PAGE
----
The earliest stage of funding generally isn’t considered in the official four rounds of funding, but it’s still an important one. Rather than taking the idea to VCs and asking for investment, business owners will often put money in themselves, as well as receive investment from supporters, friends, and family. Because the investment at this stage is typically dependent on people the business owner knows rather than VCs, it varies a lot. However, dedicated pre-seed funds have started popping up, with firms such as Hustle Fund, Forum Ventures, Expa, and more.
Average investment: $5.6m
This is the first official funding stage. Like the seed of planting a tree, this early financial support is what will help to grow the business. This stage helps a business to make its first steps into market research, product development, and hiring those first influential team members, and that’s what’ll help it grow into a fully blossomed tree.
Average investment: $15.7m
By this stage, investors and VCs need to know how they’re going to get a return on their investment. Business owners need to develop a long-term business model that explicitly demonstrates how the company is going to make money. A great idea is unfortunately worth nothing if it can’t be monetised. The investors involved in this stage typically come from more traditional VC firms, such as Sequoia Capital, IDG Capital, Google Ventures, and Intel Capital. Another thing to note on Series A is that rounds typically raise from $2 million upwards, but high-tech industry valuations have increased that significantly in recent years.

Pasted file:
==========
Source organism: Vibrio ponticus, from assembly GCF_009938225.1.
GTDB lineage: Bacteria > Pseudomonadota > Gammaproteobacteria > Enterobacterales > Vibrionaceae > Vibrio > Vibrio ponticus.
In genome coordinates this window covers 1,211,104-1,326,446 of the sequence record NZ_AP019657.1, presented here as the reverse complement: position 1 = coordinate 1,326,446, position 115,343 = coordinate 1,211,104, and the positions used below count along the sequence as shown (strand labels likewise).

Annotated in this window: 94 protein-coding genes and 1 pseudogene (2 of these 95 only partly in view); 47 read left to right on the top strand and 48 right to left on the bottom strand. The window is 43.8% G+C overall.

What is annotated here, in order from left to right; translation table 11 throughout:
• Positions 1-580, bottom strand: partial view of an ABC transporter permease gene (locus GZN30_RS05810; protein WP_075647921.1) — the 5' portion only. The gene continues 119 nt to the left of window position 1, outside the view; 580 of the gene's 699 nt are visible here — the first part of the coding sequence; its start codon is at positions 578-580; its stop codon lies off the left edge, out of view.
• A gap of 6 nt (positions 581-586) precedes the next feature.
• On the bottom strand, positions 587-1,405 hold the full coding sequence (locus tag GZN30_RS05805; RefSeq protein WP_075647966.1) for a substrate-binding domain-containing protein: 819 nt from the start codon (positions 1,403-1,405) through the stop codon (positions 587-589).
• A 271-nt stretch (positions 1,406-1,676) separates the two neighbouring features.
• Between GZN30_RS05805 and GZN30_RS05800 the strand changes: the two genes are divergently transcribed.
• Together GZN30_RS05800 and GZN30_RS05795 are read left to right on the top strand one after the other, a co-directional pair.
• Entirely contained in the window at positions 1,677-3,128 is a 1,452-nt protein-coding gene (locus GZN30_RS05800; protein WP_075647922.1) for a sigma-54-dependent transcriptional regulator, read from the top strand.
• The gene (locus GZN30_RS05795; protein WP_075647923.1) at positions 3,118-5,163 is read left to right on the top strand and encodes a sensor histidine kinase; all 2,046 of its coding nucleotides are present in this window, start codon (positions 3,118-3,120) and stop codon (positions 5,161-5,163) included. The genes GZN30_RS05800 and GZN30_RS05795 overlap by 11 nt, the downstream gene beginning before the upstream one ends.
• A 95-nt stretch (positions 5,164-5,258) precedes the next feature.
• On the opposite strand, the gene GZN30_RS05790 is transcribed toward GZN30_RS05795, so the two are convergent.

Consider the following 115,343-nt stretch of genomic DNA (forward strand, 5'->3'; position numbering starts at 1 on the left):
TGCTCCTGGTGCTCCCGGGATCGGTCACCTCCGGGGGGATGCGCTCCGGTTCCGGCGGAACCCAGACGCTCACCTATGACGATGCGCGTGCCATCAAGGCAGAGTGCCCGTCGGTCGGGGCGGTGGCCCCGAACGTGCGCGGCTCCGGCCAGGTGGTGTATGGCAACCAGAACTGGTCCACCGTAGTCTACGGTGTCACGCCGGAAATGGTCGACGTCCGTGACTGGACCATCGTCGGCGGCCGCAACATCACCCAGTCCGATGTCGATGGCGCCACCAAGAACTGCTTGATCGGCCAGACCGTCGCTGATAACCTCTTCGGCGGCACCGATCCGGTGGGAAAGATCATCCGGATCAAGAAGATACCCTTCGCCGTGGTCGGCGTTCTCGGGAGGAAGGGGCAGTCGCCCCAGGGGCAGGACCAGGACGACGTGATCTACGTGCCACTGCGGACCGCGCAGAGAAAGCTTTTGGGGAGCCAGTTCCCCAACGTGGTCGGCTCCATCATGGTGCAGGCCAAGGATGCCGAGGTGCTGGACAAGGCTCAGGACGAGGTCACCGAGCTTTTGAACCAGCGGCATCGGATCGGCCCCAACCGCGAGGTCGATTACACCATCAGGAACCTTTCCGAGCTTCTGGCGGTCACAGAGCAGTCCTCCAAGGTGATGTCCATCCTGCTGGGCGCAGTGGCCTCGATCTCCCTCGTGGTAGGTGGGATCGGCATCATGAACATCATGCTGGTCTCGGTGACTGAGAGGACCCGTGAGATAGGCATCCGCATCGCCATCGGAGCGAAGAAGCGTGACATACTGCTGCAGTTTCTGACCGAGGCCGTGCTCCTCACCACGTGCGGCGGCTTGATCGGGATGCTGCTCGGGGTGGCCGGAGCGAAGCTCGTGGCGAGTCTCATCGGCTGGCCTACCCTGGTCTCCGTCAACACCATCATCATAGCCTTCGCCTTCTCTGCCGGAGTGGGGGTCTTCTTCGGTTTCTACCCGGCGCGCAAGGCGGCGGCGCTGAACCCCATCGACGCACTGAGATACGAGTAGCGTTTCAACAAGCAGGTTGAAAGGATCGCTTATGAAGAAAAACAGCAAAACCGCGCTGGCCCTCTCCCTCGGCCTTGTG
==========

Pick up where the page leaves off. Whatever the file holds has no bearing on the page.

Average investment: $30.7m
Series B rounds are completely past the development stage. By this point, if a company has made it this far, it should have proven to investors that they have a substantial user base and are fully prepared to take it to the next level. This funding is typically spent on quality talent acquisition, business development, sales, adverting, marketing, and tech, to help meet these levels of demand.